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At Exeter Assembly

Anti-war activist argues for socialism

Published Feb 14, 2008 8:38 PM

Sara Flounders, co-director of the International Action Center, delivered a 30-minute assembly program on Feb. 8 to the 1,000-person student body of Phillips Exeter Academy, a prominent private high school in New Hampshire. Her talk was divided into four sections: why capitalism requires war and inequality; why capitalism requires racism; the basics of socialism; and the choices that we make that impact society.

Assembly programs are held three times a week at Phillips Exeter and, judging by the buzz Flounders’ talk created on campus, this was the most notable assembly of the year.

At one point during the assembly, Sara Flounders sparked giggles throughout the crowd when she pointed out how people refuse to treat socialism as they’d treat any other area of life, refuse to even “allow room for trial and error.” She asked the crowd if we’d say the same things about scientific pursuits as we do about socialism: “The Wright Brothers. If god wanted us to fly he would have given us wings. It’s a good idea but an ideal that will never work. Would you say that about electricity ... lightning kills? If we were supposed to have light then night wouldn’t be dark.”

On a less humorous note Flounders also mentioned the $660 billion U.S. military budget, compared to the $40 billion required to end poverty in developing nations. Her exposure of U.S. foreign policy raised a few eyebrows and murmurs throughout the crowd. Keep in mind the Phillips Exeter Academy has a $1 billion endowment—that’s over $1 million per student—and that Duponts and Rockefellers attend Exeter, as did former National Security Adviser John Negroponte’s son last year. But now one-third of the students get financial aid, about 20 percent are Asian and 5-10 percent Black.

After the assembly, Flounders continued the discussion in the dining hall with a group of about 10 students. A few students spent a good portion of this smaller discussion making hostile right-wing remarks; however, when Flounders invited the only two females to speak, one of them made the most productive remark. “I think you can see even from this table the ill effects of a still predominantly patriarchal society,” she said, poking fun at the male belligerence around the table.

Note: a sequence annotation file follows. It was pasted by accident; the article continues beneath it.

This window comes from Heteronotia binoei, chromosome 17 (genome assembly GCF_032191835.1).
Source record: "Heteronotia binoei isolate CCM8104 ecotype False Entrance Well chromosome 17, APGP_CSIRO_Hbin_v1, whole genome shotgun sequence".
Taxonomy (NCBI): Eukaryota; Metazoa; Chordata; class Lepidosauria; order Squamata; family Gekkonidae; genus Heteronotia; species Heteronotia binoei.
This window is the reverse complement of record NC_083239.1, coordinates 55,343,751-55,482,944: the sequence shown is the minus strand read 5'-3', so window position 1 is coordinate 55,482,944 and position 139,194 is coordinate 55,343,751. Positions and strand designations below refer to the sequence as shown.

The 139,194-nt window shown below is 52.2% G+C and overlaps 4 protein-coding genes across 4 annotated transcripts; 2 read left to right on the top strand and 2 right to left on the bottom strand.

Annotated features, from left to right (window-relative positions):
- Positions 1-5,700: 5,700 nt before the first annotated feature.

The student went on to ask Flounders how she maintained her revolutionary enthusiasm, to which Flounders responded that she was motivated by the movements of the 1960s and the gains that have been made from those struggles. Flounders also spoke to three classrooms on different subjects.

The student response to Sara Flounders was mixed on class lines and political lines. The arguments of detractors were the same typical ones often heard during debates at Exeter: socialism won’t work because of human nature. For them, Flounders’ socialist analysis of society was too “simplistic” and “idealistic.” The first argument assumes that people are innately and fundamentally selfish, always have been and always will be, and do not have a capacity to cooperate well enough to establish equality.

As for the second argument, it might appear to be a refutation of ideas in general. Most people who argue it also subscribe to Adam Smith’s peculiar idea that by rapacious and vicious pursuit of their own self-interests, capitalists benefit all of society. At a rich school like Exeter, these stale arguments are inevitably exhaled and inhaled, unaltered, in all seriousness.

More important are the students who said that Flounder’s assembly was the best of the year, the students who were energized and encouraged to action by her speech. That IAC co-director Sara Flounders managed to rile up the whole  campus and spark heated debates attests to the success of her assembly speech.